I love teaching my children about African American history. When I found this book at my local library, I was thrilled. The illustrations are stunning, and the story is well-written. Plus, it features an African American male, which is rare.
I had the honor of interviewing the book's author recently:
Rachel: I recently discovered your book Freedom Song: The Story of Henry "Box" Brown. Can you summarize the book for my readers?
Sally Walker: The book is the story of Henry Brown, who in 1849 mailed himself to freedom. He made the journey inside a wooden box. His trip was from Richmond, Virginia to Philadelphia, Pennsylvania. He had to remain silent the whole trip, which lasted more than 24 hours, so no one would discover him and return him to his master. Why he finally felt he had to make the trip I won't say. That's for readers to discover.
R: Why did you decide to tell Henry's story? What do you hope readers take away from the book?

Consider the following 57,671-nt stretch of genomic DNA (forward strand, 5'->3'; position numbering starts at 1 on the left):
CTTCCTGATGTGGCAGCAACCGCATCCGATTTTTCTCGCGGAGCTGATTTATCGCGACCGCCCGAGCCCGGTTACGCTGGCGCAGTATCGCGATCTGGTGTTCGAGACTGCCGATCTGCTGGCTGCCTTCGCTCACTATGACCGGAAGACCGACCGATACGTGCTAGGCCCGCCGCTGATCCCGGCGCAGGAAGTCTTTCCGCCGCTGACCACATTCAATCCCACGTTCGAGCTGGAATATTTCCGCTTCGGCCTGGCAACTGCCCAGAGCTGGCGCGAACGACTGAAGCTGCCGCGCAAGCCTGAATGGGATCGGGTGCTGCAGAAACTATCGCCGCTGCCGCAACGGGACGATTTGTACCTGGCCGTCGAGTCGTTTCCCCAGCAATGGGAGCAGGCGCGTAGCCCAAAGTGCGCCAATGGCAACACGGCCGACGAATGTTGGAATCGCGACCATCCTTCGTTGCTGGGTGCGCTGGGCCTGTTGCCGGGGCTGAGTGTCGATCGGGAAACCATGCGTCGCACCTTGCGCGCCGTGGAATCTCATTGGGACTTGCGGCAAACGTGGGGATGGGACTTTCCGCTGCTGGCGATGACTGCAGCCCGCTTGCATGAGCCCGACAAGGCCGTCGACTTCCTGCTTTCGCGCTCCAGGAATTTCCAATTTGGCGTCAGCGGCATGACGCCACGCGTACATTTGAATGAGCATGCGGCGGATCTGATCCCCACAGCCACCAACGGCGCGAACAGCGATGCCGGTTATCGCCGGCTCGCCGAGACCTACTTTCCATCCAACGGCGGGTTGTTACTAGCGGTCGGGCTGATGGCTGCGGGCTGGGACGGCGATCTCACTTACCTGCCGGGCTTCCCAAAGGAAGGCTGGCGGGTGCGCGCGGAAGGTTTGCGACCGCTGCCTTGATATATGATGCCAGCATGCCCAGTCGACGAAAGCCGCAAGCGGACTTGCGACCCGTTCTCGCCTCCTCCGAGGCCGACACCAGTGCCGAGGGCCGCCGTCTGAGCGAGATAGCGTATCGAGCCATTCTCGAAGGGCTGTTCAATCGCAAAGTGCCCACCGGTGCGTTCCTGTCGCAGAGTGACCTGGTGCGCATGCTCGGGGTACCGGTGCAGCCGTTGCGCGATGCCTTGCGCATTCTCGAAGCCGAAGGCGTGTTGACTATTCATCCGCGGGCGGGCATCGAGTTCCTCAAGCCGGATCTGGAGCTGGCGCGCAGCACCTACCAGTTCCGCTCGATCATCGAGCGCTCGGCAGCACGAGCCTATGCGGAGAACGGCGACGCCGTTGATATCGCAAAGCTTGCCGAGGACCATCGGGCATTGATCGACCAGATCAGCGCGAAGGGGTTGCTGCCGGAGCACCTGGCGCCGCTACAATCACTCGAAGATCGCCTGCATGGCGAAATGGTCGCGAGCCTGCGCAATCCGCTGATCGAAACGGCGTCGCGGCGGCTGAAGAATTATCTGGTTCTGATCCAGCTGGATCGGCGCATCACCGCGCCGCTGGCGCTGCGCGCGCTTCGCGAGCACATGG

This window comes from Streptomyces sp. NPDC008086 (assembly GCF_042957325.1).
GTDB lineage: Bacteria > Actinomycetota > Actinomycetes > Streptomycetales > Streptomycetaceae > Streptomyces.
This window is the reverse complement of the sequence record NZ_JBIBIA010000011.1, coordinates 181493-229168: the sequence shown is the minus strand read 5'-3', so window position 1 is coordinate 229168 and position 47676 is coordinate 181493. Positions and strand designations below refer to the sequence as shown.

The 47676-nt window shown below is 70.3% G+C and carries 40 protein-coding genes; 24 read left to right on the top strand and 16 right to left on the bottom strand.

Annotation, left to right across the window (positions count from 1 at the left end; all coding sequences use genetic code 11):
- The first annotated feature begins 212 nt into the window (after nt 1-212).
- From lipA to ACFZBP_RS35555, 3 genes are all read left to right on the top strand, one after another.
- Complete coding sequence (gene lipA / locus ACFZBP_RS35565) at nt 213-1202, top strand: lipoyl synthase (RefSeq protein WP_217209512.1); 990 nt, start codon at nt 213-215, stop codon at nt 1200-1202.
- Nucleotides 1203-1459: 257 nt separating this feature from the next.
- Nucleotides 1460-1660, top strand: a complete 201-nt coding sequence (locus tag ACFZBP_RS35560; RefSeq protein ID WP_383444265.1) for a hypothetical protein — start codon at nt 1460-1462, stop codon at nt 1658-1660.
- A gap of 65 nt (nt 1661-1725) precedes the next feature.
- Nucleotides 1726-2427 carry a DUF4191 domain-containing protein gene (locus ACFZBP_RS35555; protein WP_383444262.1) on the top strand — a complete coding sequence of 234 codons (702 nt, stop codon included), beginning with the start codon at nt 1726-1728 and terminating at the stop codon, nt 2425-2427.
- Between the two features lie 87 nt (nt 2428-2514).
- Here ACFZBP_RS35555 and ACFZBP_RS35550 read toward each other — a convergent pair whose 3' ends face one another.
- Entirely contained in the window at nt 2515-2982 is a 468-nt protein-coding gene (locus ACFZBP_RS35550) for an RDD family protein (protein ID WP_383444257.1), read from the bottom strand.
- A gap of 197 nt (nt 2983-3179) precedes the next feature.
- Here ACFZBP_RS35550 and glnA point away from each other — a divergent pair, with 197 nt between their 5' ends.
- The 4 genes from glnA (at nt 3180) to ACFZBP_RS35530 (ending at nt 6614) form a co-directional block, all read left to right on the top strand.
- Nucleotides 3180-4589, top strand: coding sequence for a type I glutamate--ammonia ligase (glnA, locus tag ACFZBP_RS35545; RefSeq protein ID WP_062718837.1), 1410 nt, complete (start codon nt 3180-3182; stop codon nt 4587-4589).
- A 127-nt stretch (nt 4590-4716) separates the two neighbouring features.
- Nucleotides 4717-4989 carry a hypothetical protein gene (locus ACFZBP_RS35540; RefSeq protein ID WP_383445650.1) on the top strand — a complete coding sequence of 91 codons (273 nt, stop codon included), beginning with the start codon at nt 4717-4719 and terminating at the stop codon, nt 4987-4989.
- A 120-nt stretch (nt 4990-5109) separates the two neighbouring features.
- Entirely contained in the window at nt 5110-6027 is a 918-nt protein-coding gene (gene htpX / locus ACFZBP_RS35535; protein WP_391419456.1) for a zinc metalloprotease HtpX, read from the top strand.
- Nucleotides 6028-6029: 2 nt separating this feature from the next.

SW: Family is very important to me. My children are the loves of my life, so Henry's story struck a particular chord in me and I felt so badly for him. Music also plays a large role in our lives. So, discovering that Henry liked to sing seemed a natural focus for telling his tale.
I'd like readers to realize that everyone, even in the darkest of times, has an inner strength that can give them the courage and fortitude to carry on and take action. I think, ultimately, Henry's story is one of hope.
R: Do you plan to write more books featuring African American characters? Will you write anymore historical biographies like Henry's?
SW: I have actually written two other biographies, both early readers, about African Americans. Bessie Coleman: Daring to Fly is about the first African American woman to get an airplane pilot's license. The barriers she had to overcome were huge, but she was determined to accomplish her goal. I can tell you one thing: I would never have the guts to fly in the type of planes she did!
The other book is about Jackie Robinson. (Good for this time of year, as it's baseball season!) I wrote that one because Jackie Robinson was one of my dad's heroes. He saw him play a couple of times in the 1940s, shortly after Jackie broke the major league color barrier. My dad always told me Jackie was a man of honor and great courage.
Both Bessie and Jackie can be found in most public library collections. And summertime was made for relaxing with a book. I always like to remind parents--new and old ones--that a library card is free and gives kids a ticket to the world.